But that project is collapsing in the face of a military campaign in Iraq to crush the militants, with unexpected consequences for ordinary people escaping their grip.

Births in Islamic State-controlled areas were registered with authorities that are not considered valid outside that shrinking territory - or not registered at all.

That is adding hundreds and perhaps thousands of children under the age of 2-1/2 to the growing numbers of children across the Middle East who are stateless - lacking legal recognition as a citizen of any country.

Stateless children risk missing out on basic rights such as education and healthcare, are likely to face difficulties in adulthood getting a job, and are exposed to abuse and trafficking, according to the United Nations.

The five-year-old civil war in neighboring Syria, which has uprooted 10 million people, threatens an even greater number of children born in areas outside Syrian government control or in refugee camps beyond its borders.

Sara was born just as the ultra-hardline Islamists stormed across Iraq in 2014. Her little brother Ali was born two years later, days before his family fled to Debaga camp from their village south of Mosul, Islamic State's last major stronghold which Iraqi forces are now battling to retake.

The children's father, Mohamed, says he did not register either birth with Islamic State.

"If you brought them a child, they would issue a birth certificate themselves in the name of their state," he said, spurning that proposition.

Some parents did register their newborns with Islamic State, which issued proprietary birth certificates bearing the group's black-and-white logo declaring "There is no god but God."

Furaq, a 22-year-old from the Mosul area, showed Reuters a lightweight pink document issued by the group when his eight-month-old son Yasser was born. It closely resembles its Iraqi equivalent.

Mahdi Waili, head of the government directorate which deals with nationality, said parents whose children do not have birth certificates would be able to go to the health ministry offices to arrange for their births to be registered.

However, months after some areas in northern Iraq were retaken from Islamic State, local government services have yet to be reinstated.

FEAR OF REPRISALS

Other parents privately say they obtained Islamic State documents for their children but tore them up when Iraqi forces pushed out the militants, fearing reprisals for what could be seen as cooperating with the group.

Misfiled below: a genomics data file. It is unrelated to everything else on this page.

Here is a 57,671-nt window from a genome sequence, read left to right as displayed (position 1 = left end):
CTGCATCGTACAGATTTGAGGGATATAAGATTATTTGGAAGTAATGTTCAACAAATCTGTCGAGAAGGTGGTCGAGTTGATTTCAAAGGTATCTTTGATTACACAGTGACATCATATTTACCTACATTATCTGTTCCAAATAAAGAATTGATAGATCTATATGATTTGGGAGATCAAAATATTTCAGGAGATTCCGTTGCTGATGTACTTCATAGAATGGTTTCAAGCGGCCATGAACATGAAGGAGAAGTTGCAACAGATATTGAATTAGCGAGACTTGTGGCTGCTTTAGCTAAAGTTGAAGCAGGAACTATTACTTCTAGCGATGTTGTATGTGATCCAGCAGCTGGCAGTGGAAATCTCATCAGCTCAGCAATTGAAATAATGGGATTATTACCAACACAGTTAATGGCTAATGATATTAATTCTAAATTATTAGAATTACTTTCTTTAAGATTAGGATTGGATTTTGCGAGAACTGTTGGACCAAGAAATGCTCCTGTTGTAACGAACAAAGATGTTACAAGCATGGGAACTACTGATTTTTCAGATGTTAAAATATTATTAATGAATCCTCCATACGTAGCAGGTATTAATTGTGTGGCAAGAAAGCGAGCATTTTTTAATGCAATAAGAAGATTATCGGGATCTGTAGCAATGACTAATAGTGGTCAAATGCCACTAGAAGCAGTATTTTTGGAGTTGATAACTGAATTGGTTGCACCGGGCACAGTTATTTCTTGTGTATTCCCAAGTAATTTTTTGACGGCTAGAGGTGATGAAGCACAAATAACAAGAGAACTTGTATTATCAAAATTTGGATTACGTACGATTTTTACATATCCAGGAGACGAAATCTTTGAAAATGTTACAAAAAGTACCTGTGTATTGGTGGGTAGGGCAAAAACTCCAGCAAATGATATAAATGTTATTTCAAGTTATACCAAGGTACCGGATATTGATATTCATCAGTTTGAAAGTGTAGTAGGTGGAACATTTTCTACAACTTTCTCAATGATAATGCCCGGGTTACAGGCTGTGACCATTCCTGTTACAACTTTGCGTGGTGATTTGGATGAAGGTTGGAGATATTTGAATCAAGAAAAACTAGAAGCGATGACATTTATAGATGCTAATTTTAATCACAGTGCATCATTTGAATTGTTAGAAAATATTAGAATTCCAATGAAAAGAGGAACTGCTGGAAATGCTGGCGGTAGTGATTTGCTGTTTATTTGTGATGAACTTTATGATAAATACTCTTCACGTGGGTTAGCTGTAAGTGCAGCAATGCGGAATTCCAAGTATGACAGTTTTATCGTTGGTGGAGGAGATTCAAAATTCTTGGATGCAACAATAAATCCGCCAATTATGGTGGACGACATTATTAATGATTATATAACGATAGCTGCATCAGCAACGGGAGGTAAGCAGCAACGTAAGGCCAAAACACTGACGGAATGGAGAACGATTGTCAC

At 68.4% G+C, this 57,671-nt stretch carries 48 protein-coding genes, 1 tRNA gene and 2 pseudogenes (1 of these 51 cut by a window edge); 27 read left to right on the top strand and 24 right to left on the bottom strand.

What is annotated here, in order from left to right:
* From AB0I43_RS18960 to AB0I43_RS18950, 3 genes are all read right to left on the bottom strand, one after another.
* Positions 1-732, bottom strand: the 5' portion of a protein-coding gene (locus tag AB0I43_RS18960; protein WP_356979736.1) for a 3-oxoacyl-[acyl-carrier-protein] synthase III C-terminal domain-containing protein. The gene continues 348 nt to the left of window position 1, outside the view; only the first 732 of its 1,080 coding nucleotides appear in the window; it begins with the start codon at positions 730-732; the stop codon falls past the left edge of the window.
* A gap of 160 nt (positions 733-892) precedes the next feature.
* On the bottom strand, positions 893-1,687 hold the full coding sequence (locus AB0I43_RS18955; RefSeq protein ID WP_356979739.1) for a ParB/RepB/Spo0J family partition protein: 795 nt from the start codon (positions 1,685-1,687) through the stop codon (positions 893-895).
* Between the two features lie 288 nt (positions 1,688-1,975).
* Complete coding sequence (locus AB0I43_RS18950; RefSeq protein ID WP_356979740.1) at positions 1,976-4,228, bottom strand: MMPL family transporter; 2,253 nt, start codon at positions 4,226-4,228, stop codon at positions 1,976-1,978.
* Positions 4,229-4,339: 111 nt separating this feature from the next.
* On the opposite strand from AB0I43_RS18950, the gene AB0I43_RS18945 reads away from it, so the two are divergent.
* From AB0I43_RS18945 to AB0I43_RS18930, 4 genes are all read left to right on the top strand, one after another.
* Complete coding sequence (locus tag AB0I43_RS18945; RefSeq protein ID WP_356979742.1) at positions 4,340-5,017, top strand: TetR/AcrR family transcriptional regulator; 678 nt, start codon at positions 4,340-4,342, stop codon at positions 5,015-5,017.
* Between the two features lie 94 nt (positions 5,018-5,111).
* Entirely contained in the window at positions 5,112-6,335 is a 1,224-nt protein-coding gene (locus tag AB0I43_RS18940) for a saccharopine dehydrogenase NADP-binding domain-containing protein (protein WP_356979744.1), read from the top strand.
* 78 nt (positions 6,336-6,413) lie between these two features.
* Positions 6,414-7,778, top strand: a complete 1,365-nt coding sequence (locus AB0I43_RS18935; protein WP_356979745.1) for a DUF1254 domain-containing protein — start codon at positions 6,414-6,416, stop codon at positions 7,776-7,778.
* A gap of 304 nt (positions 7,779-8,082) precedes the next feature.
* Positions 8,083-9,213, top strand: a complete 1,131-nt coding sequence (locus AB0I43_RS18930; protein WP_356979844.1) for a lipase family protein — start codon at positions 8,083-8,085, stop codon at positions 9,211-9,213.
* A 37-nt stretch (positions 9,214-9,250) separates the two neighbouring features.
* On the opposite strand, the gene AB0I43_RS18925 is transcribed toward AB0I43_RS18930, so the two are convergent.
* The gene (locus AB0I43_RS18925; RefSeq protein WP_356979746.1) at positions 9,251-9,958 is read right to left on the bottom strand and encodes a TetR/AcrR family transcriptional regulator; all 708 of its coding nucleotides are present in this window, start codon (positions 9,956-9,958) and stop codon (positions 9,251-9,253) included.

Ali, a first-time father from inside Mosul, spoke to Reuters last week holding his 19-month-old daughter Amal, who was born with a brain defect that has kept her from learning to walk.

He secured a birth certificate for the girl from a neighbor who worked in the local hospital but refused to let Islamic State authenticate it with their official stamp.

"The doctor told me, 'Don't let anyone know you have the certificate or they will slaughter us both'," Ali said.

Abu Saud, 41-year-old father of five, said he decided not to register his son's birth in October 2014 at a village south of Mosul controlled at the time by Islamic State.

"With my other children, I would go to the residency department to register them with a photo and stamp," he said outside his tent in Debaga. "It proves that this is my child or your child or his child. But now, he doesn't have an ID card."

The United Nations refugee agency UNHCR says it wants Iraqi authorities to issue birth certificates for children born in areas controlled by Islamic State.

Debaga camp manager Ahmed Abdo said his staff is working with the United Nations, a Swedish NGO and the Iraqi government to try to resolve the problem, and so far UNHCR has provided legal assistance to help resolve 175 cases.

But a UNHCR spokesman said a significant increase was anticipated as the roughly 1.5 million people still living inside Mosul emerge from Islamic State rule.

Belkis Wille, Iraq researcher for Human Rights Watch, said Iraqi authorities have an international legal obligation to grant nationality to all people born stateless in their territory.

"They should make it a priority to allow these families to reintegrate and get access to school and benefits for their children as quickly as possible," she said. (Editing by Dominic Evans and Angus MacSwan)